Rachel, 32, and her husband lived for a long time in San Jose but became homeless in Sacramento. Her husband was a Bay Area limousine driver whose car, through no fault of his own, caught on fire on a bridge. He was able to save four of his passengers but five of them died. Even though he wasn’t culpable, he was fired from his job. He started going to therapy. Rachel says he has a lot of anxiety surrounding the accident, so much so that he has been diagnosed with post-traumatic stress disorder and has had a hard time at subsequent jobs.
A common story when people are struggling to maintain jobs, the couple got behind in payments. They lost their Sacramento dwelling and paid to stay in motels because they couldn’t save enough to rent an apartment. They called Next Move Shelter but were unable to get in. When they called Family Promise Rachel says “one of the ladies did an intake over the phone. The next morning they took us in. November 11th. We have been here all through the holidays and they really took good care of us.”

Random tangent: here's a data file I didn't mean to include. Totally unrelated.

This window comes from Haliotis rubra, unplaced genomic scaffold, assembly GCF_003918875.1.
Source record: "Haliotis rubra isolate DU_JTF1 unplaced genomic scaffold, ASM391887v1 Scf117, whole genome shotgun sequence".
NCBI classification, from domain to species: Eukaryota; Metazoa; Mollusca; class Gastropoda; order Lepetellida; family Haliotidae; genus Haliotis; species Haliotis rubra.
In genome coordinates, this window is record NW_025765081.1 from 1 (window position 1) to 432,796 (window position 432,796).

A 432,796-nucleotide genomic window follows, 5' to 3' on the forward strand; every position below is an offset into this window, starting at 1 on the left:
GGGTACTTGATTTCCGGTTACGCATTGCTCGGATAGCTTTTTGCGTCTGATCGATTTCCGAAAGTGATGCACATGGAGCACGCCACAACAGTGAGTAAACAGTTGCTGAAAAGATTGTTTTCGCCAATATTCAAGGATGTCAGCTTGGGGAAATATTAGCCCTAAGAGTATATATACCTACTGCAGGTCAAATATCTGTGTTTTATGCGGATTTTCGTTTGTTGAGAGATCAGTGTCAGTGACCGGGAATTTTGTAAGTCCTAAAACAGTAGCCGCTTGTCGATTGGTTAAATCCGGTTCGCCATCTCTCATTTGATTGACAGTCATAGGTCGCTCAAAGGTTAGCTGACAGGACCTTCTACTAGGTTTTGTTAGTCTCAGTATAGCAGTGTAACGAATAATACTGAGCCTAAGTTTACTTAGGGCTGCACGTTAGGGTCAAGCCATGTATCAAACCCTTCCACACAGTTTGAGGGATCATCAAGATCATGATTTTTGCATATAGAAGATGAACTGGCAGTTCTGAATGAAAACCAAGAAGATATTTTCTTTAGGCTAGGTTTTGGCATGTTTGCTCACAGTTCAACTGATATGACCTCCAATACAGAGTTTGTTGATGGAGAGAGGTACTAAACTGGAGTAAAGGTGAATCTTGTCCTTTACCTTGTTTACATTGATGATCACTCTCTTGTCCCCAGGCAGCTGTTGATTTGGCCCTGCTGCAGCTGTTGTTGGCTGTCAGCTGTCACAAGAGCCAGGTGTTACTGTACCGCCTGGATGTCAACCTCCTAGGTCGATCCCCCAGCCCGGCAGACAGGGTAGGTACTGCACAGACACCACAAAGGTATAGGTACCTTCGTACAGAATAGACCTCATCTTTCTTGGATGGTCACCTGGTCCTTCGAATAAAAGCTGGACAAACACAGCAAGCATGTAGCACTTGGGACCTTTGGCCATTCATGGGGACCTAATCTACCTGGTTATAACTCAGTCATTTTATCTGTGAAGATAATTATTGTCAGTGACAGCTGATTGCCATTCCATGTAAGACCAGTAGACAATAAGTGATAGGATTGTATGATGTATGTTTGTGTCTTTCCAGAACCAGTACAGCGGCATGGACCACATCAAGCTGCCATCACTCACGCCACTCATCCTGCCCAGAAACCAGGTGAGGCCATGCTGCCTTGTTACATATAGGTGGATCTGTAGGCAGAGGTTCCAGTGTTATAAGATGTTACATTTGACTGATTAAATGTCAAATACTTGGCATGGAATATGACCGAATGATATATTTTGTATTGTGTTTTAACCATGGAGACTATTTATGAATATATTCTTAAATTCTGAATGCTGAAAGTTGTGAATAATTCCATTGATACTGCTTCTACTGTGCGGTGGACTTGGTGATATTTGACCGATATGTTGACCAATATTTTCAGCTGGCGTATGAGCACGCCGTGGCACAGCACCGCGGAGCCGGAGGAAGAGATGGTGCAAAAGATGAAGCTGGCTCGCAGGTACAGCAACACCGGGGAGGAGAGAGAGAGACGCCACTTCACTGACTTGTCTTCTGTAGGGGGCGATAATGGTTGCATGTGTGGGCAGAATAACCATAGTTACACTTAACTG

The parents and their children, 9 and 6, go each evening to their lodging in the church that is sheltering and feeding families in the Family Promise rotation system.
Rachel’s husband is working now and Rachel hopes to be at a job soon too. Since they have been part of Family Promise, they have saved some money but they have $1,095 to pay back to make up for their eviction and get the debt cleared off their credit report. “Here they help us with resources. They tell you people you need to contact and send out faxes for you,” Rachel says. “I can get phone calls here too. It is probably the best family shelter here in Sacramento. All the pictures on these walls are success stories.
“But you have to be willing,” she says. “You have to do your footwork.”
Family Promise wants to keep families together and solvent. Marsha Spell, executive director of Family Promise of Sacramento, says she is seeing more and more families desperate for housing, people who have found themselves on the streets because they could not make the rent. Calls from people wanting to be taken into the program are averaging about 115 a month.